It is not clear whether there is any sufficient emphasis in the next budget for manpower and expertise development in the health sector. I strongly feel that this is one area where much more attention and funding needs to be diverted. Let’s take the case of PCR labs for instance. We had only one functioning PCR lab in the government sector on March 8, when we first diagnosed COVID-19 cases in the country. 

Since then the government has gone a long way in raising the total number of PCR labs to 55 in around two months time. This has increased our testing capacities many folds, but the unfortunate fact remains that the labs are barely functioning at only one third to fifty percent of their capacities due to the very reason of lack of technical manpower for collecting samples and running the PCR machines. Not only so, whereas it is a settled issue that PCR tests are 100% accurate in diagnosing SARS-CoV-2, we are seeing significant incorrect results in Bangladesh. 

This also attributes to the fact that we have shortage of skilled manpower for running the show. So when the World Bank is talking of procuring 150 more PCR machines for us, many are getting exited. However in my case, the emotions are reverse as I afraid that we may not have adequate trained manpower. 

At the same time more technical manpower needs to be pumped into our health sector. It is praiseworthy that the government has raised the status of the nurses and the recruitment of doctors and nurses are ongoing. Thousands of them have been recruited during COIVID-19 pandemic and recently we have learnt that three thousand plus technicians will be added to the government health care delivery system soon. These are no doubt ‘praiseworthy’ initiatives and should remain ongoing. 

I would prefer adding a paragraph here on a neglected group of professionals. It sometimes appears to me that our public and private universities are producing Pharmacists every year for the sake of foreign countries. 

Thet are adored beyond our boundaries, but ignored within. If we are looking for a healthcare delivery system at par with ‘digital Bangladesh’ during COVID-19 pandemic and beyond, the recruitment of hospital pharmacists is mandatory, the justification of which is beyond the scope of the present discussion. I plan to shed light on this issue on another instance.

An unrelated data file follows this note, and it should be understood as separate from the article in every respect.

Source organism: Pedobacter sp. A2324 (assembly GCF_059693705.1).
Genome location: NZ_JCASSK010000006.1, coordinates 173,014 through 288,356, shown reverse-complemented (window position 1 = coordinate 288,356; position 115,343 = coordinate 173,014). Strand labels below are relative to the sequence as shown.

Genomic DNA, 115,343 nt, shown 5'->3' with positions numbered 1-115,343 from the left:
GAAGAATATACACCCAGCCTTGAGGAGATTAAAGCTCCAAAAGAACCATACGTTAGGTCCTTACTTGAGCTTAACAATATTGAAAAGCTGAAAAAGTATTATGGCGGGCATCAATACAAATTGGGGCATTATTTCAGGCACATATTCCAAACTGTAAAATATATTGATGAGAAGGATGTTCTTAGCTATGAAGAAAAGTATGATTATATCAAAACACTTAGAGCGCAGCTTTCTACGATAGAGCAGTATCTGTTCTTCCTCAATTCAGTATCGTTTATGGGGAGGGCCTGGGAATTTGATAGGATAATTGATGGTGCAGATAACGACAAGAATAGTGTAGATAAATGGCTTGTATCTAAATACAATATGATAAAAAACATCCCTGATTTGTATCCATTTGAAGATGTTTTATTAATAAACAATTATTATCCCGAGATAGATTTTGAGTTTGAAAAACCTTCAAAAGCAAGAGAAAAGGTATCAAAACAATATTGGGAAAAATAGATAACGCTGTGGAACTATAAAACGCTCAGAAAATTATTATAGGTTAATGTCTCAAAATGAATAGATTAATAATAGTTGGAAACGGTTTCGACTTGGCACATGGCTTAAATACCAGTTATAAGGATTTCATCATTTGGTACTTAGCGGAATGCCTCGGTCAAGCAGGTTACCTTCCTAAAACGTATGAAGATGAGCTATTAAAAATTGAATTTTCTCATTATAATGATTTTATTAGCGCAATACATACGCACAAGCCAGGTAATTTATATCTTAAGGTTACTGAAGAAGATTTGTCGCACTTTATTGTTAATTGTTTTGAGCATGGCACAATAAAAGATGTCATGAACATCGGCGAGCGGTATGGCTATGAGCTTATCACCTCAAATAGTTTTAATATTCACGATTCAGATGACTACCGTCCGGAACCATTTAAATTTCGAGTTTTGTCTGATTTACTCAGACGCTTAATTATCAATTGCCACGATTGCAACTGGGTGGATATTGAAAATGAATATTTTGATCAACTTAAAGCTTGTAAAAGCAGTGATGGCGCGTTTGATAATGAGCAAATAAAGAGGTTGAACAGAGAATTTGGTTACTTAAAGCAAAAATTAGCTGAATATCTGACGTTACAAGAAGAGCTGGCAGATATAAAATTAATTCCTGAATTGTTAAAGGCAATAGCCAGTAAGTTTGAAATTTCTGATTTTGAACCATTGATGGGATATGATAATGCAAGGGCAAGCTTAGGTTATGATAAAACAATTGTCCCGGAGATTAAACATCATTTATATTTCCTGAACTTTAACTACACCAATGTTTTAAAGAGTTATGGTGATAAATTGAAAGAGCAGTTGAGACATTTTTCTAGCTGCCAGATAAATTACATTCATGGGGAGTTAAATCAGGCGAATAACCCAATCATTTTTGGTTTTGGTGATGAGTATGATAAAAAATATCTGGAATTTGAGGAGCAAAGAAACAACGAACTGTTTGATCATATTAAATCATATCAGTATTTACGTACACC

I would also recommend more attention to communicable disease control. In the immediate pre-COVID-19 period, we were seeing emphasis on non-communicable diseases, like cancers, accident and trauma, kidney failure and so on so forth. There was nothing wrong in this approach, as this was the pre-COVID-19 global trend. 

The US President terminated provision for emergency pandemic allocation in the US budget only last year, assuming that the pandemic days were bygone. I have myself heard a senior Japanese health official telling CNN that Japan can never provide enough ventilators for all COVID-19 patients as a pandemic of this magnitude was never in their radar. However it is now well understood that things will not be the same again. 

We have seen that ECNEC has already approved a project for establishing infectious disease prevention and control units at the upozilla level. We need more such initiatives, specially tertiary level national institutes with treatment and research facilities for important communicable diseases for example national institute of liver diseases and national institute of infectious diseases.

Being a physician, my talking about the most difficult chapter of Economics, does not even make me too comfortable. This was the reason why I was little hesitant, whether to write on this issue or not. 

However then I felt than being an integral part of the system, I will not do justice to myself and to the people of this country, if being a university faculty and a health professional at the same time, I don’t share my real life experience in this regard. I have therefore refrained from diuscuissiong the numbers, but emphasized on the hypothetical discussions.  

Professor Dr Mamun Al Mahtab (Shwapnil) is chairman of the Department of Hepatology at Bangabandhu Sheikh Mujib Medical University and member secretary of Samprity Bangladesh